This book presents a wide-ranging overview of the position of women in Timor-Leste, 15 years after the country secured its independence. It considers the role of women in Timor-Leste’s history, explores their role in the present day economy and politics, and discusses their contribution to culture and society. The contested meaning of gender itself is investigated in the contemporary culture of this new society. It applies a wide range of different feminist theories and approaches, and concludes with a discussion of what new directions gender studies in Timor-Leste might take.
Becoming Landowners: Entanglements of Custom and Modernity in Papua New Guinea and Timor-Leste
Victoria C. Stead
Across Melanesia, as across much of the world, the ways in which people connect to land are being transformed by modernizing processes of change—globalization, the building of states and nations, practices and imaginaries of development, the legacies of colonialism, and the complexities of postcolonial encounters. Melanesian peoples are becoming landowners, this book argues, both in the sense that these processes of change compel forms of property relations, and in the sense that “landowner” and “custom landowner” become identities to be wielded against the encroachment of both state and capital. In places where customary forms of land tenure have long been dominant, deeply intertwined with senses of self and relationships with others, land now becomes a crucible upon which social relations, power, and culture are reconfigured and reimagined.Employing a multi-sited ethnographic approach, Becoming Landowners explores these transformations to land and life as they unfold across two Melanesian countries. The chapters move between coasts and inland mountain ranges, between urban centers and rural villages, telling the stories of people and places who are always situated and particular but who also share powerful commonalities of experience. These stories include: a subsistence-based community shaped by the legacies of colonialism and occupation in remote Timor-Leste; villagers in Papua New Guinea resisting a mining operation and the government agents supporting it; an urban East Timorese settlement resisting eviction by the nation-state its residents hoped would represent them in the postindependence era; and people and groups in both countries who are struggling for, with, and sometimes against formal codification of their claims to land and place. In each of these places customary and modern forms of connection to land are being propelled into complex and dynamic configurations, theorized here in an innovative way as entanglements of custom and modernity.
Moving between multiple sites, scales, and forms of collectivity, Becoming Landowners reveals entanglements as spaces of deep ambivalence, where structures of power are destabilized in ways that can lend themselves to the diminishing of local autonomy, but which also create new possibilities for reasserting that autonomy.
Property and Social Resilience in Times of Conflict: Land, Custom and Law in East Timor
Daniel Fitzpatrick and Andrew McWilliam
Peace-building in a number of contemporary contexts involves fragile states, influential customary systems and histories of land conflict arising from mass population displacement. This book is a timely response to the increased international focus on peace-building problems arising from population displacement and post-conflict state fragility. It considers the relationship between property and resilient customary systems in conflict-affected East Timor. The chapters include micro-studies of customary land and population displacement during the periods of Portuguese colonization and Indonesian military occupation. There is also analysis of the development of laws relating to customary land in independent East Timor (Timor Leste). The book fills a gap in socio-legal literature on property, custom and peace-building and is of interest to property scholars, anthropologists, and academics and practitioners in the emerging field of peace and conflict studies.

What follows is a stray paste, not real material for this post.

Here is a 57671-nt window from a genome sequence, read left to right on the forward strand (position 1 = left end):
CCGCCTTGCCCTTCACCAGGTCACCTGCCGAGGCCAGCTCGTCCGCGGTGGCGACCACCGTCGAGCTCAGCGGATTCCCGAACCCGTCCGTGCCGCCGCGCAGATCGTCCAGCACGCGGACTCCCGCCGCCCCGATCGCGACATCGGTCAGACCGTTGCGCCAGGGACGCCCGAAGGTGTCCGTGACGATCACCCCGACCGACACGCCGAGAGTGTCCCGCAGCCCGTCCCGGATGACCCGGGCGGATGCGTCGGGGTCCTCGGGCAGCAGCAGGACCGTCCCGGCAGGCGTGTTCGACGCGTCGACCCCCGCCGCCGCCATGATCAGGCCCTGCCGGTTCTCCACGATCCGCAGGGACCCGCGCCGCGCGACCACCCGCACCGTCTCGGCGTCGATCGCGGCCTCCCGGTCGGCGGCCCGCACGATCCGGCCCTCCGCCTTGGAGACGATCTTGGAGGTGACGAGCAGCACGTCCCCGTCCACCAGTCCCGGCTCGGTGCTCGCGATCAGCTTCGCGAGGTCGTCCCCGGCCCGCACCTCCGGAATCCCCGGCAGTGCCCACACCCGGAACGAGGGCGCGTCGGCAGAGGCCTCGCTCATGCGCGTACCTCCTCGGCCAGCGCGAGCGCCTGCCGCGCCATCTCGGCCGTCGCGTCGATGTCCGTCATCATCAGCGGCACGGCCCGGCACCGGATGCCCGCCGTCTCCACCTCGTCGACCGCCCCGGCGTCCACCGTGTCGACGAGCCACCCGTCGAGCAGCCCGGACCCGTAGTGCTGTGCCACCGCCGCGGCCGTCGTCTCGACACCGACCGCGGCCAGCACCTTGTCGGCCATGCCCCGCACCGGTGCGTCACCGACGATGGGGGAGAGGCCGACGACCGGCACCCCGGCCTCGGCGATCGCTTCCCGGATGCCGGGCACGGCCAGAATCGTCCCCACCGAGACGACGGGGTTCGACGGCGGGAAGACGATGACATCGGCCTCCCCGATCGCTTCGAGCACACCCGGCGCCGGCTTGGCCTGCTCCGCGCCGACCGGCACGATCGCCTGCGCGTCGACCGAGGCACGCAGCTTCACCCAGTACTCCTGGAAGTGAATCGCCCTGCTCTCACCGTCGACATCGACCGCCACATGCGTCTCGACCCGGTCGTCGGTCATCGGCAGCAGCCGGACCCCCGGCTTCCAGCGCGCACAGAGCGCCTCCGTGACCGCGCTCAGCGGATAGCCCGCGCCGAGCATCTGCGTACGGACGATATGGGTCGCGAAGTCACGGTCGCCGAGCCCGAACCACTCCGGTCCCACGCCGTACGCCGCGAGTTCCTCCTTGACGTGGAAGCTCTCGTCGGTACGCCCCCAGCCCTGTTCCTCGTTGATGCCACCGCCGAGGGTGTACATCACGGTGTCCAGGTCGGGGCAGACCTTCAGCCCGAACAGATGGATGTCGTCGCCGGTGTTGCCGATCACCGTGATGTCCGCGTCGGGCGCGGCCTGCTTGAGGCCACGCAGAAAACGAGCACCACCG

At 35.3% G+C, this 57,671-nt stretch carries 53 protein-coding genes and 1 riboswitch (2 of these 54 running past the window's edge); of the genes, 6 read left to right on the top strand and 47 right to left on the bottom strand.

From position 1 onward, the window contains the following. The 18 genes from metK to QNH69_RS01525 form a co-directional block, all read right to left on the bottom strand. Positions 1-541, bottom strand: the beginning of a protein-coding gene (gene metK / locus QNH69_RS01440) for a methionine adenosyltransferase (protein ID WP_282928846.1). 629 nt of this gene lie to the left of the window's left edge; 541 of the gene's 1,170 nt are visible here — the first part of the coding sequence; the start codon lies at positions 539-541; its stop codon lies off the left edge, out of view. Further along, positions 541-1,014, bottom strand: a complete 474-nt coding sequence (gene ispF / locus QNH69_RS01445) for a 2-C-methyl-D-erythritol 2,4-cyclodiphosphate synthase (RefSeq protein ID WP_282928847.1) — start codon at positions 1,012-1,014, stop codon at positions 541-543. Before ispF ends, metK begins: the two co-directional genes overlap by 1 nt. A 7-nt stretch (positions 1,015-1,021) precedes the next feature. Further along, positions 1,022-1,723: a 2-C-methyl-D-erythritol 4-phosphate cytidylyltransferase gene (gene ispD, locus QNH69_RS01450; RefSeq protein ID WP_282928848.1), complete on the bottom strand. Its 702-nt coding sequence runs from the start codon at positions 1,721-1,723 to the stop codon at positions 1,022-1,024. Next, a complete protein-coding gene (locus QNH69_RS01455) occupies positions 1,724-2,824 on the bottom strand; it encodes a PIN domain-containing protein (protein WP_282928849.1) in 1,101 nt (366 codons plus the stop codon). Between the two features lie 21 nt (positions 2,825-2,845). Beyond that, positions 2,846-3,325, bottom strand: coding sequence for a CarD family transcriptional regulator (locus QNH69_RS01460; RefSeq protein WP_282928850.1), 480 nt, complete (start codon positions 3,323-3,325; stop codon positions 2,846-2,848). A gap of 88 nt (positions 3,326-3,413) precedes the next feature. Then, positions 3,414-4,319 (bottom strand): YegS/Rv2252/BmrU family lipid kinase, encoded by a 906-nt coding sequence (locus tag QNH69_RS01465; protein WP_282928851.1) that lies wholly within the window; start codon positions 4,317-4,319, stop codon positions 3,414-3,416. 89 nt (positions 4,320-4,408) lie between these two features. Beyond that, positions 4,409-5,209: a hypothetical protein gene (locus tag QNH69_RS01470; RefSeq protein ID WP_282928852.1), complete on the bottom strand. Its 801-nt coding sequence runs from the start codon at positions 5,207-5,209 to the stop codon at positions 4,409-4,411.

Between Trauma and the Sacred: The Cultural Shaping of Remitting-Relapsing Psychosis in Post-Conflict Timor-Leste
This volume develops a dynamic but contextualized multi-level formulation of psychosis and psychotic-symptoms, able to incorporate a range of factors from the biological, through the sociocultural, to the political. The work is truly interdisciplinary drawing on both the quantitative and qualitative findings of our own study but further supported through local ethnography and broader anthropological enquiry into the outcomes of psychosis in non-Western settings; psychoanalysis and psychoanalytic anthropology; evidence and theory exploring links between trauma, dissociation and psychosis; and novel culturally-adaptable psychosocial focused interventions for psychosis. We situate both evidence and theorising in wider epistemological and political context, including in relation to the movement for Global Mental Health. Culturally patterned presentations of brief remitting-relapsing psychosis are ultimately conceived as the trade-off between competing fragmentary and synthetic forces: the former in part secondary to the lasting and deleterious effects of overwhelming loss, trauma and adversity; the latter emboldened by cultural meaning and social response in the context of broad ecological pressures demanding survival and resilience.
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